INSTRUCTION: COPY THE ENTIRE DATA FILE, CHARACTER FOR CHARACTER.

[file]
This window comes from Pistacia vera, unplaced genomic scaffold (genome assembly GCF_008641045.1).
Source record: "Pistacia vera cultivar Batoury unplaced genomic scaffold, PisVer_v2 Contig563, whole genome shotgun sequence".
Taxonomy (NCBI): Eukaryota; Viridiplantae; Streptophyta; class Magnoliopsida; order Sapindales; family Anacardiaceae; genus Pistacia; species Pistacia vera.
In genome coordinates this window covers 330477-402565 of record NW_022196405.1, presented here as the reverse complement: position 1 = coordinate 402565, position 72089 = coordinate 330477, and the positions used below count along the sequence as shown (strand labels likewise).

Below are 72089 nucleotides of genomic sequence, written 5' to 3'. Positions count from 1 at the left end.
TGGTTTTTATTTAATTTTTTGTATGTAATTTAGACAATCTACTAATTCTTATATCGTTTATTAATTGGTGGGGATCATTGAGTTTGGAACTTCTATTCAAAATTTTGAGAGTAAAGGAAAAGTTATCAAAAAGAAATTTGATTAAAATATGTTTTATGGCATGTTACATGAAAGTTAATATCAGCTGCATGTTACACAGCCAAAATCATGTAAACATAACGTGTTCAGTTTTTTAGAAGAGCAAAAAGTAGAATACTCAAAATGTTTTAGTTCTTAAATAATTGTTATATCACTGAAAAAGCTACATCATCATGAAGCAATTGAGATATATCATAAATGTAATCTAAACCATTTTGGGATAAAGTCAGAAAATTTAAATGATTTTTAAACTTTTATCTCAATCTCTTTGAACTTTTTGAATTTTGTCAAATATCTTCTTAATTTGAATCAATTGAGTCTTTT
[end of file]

This window comes from Pistacia vera, unplaced genomic scaffold (genome assembly GCF_008641045.1).
Source record: "Pistacia vera cultivar Batoury unplaced genomic scaffold, PisVer_v2 Contig563, whole genome shotgun sequence".
Taxonomy (NCBI): Eukaryota; Viridiplantae; Streptophyta; class Magnoliopsida; order Sapindales; family Anacardiaceae; genus Pistacia; species Pistacia vera.
In genome coordinates this window covers 330477-402565 of record NW_022196405.1, presented here as the reverse complement: position 1 = coordinate 402565, position 72089 = coordinate 330477, and the positions used below count along the sequence as shown (strand labels likewise).

Below are 72089 nucleotides of genomic sequence, written 5' to 3'. Positions count from 1 at the left end.
TGGTTTTTATTTAATTTTTTGTATGTAATTTAGACAATCTACTAATTCTTATATCGTTTATTAATTGGTGGGGATCATTGAGTTTGGAACTTCTATTCAAAATTTTGAGAGTAAAGGAAAAGTTATCAAAAAGAAATTTGATTAAAATATGTTTTATGGCATGTTACATGAAAGTTAATATCAGCTGCATGTTACACAGCCAAAATCATGTAAACATAACGTGTTCAGTTTTTTAGAAGAGCAAAAAGTAGAATACTCAAAATGTTTTAGTTCTTAAATAATTGTTATATCACTGAAAAAGCTACATCATCATGAAGCAATTGAGATATATCATAAATGTAATCTAAACCATTTTGGGATAAAGTCAGAAAATTTAAATGATTTTTAAACTTTTATCTCAATCTCTTTGAACTTTTTGAATTTTGTCAAATATCTTCTTAATTTGAATCAATTGAGTCTTTT